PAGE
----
News headlines described the Biden administration’s latest semiconductor-focused sanctions on China as sheer annihilation, which could ‘decapitate’ the overall semiconductor industry.
The sanctions aimed at preventing the delivery of cutting-edge processors to China, which are required to run AI algorithms. They also require U.S. citizens working in the Chinese industry to quit their job or risk losing their U.S. citizenship. The comprehensive strategy revealed by the Biden administration is interpreted as a significant escalation in the high-tech battle with Beijing.
The Biden administration seems to want to completely limit China’s advance in the artificial intelligence space, which requires processors to run and train impressive AI algorithms in China. Specifically, the sanctions prohibit the export of chip manufacturing tools and design software belonging to Taiwan’s Semiconductor Mfg. Co. Ltd. and Samsung. The sanctions package will also eliminate American products and technologies from the Chinese semiconductor production ecosystem.
Thea D Rozman Kendler, assistant secretary of commerce for export administration, recently said: “The PRC has poured resources into developing supercomputing capabilities, and seeks to become a world leader in artificial intelligence by 2030. It is using these capabilities to monitor, track and surveil their own citizens, and fuel its military modernization. Our actions will protect U.S. national security and foreign policy interests while also sending a clear message that U.S. technological leadership is about values as well as innovation.”
Given the recent escalations involving Taiwan, it is now evident that the United States and Beijing are entering a new era in relations, where things are extremely unlikely to go back to how they were prior to the Trump administration. President Biden, in many ways, has only extended the policies of his predecessor.
The sanctions will also hinder the development of various supercomputers with military applications, nuclear modeling, and hypersonic weapons capabilities. While the sanctions won’t affect the production of things that require older models of chips, the sanctions will limit the production of more advanced systems. They could also significantly postpone developments in autonomous driving, cloud computing, and economic digitalization.
As a result of the sanctions, Taiwan Semi reduced its forecasts for capital expenditures and Applied Materials cut its outlook for revenue and profit. Both businesses claimed that demand for semiconductor products would decline as a result. Chinese officials viewed the move as a significant attempt to limit Chinese production and advancement in artificial intelligence, which could be the most important technology of the future. Keep in mind, the Chinese sanctions were implemented as the U.S. had its own sanctions war with Russia, with a possible plan to also boycott Russian aluminum in the near future. However, it should also be noted that China will continue to massively fund its semiconductor industry, while the U.S. has somewhat stalled.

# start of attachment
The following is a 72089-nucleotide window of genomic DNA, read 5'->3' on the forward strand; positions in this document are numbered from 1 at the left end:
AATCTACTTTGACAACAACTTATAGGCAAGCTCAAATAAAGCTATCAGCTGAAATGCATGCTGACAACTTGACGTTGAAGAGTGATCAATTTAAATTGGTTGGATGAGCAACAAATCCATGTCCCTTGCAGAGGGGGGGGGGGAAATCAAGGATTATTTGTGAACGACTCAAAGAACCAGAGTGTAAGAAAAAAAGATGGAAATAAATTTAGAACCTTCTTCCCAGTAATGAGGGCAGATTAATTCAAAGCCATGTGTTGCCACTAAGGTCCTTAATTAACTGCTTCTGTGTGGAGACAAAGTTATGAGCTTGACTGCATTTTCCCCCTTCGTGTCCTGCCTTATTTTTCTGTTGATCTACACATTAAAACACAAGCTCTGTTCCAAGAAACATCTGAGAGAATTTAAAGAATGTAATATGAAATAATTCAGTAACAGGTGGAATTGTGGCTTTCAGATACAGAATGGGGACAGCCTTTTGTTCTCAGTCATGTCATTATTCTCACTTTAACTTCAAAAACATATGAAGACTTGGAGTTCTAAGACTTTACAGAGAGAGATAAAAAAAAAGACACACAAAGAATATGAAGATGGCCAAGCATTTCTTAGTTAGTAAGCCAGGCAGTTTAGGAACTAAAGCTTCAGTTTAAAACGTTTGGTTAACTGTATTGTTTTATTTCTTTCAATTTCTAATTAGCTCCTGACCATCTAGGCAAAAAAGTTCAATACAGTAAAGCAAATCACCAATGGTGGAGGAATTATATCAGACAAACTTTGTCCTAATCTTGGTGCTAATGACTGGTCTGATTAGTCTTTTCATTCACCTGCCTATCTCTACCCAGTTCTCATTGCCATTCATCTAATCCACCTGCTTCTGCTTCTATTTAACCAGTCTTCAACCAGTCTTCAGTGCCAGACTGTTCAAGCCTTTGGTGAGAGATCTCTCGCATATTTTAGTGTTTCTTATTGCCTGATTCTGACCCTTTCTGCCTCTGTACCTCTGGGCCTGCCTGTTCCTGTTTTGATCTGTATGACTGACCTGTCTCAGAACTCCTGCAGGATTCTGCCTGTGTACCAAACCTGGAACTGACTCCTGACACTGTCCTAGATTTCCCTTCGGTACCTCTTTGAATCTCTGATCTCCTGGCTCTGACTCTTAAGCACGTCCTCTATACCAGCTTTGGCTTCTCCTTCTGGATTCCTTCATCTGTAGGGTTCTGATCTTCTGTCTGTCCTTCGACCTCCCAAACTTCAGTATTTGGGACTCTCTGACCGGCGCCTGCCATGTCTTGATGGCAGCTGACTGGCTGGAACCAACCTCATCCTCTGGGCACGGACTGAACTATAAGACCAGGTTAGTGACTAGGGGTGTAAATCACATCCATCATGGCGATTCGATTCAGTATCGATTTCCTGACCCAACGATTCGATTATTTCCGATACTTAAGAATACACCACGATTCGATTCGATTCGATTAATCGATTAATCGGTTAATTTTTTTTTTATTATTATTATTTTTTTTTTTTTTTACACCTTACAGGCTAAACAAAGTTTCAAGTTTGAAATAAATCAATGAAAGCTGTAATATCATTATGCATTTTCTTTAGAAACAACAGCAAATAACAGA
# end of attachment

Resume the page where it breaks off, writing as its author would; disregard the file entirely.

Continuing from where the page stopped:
Regarding the parallel aluminum discussion, “The worst scenario is Europe and the U.S. will block Russian aluminum,” Shanghai-based Chaos Ternary Research Institute wrote in an emailed note. “Stranded Russian aluminum will most likely flow to China, India and elsewhere, followed by China’s exports of aluminum products into Europe and the U.S. to fill the gap.” China is both the world’s largest producer and consumer of aluminum, which could lead to Beijing purchasing more Russian aluminum to boost overseas sales.
There have also been signs that Washington may prevent U.S. companies from actively purchasing Chinese firms without approval by American agencies. This was always the case with military technologies, but it seems that Washington may expand the list with a broader investment review process.
Overall we see a steady separation between the geopolitics and long-term economic plans of the United States and that of China. Beijing is increasingly concerned with the diplomatic and military gestures the United States has directed towards Taiwan, while the Biden administration has also taken significant steps to ‘stunt’ China’s impressive growth. Time will tell, but Beijing will need to reevaluate its strategies regarding innovation and growth so that China is more independent from the decisions of the United States.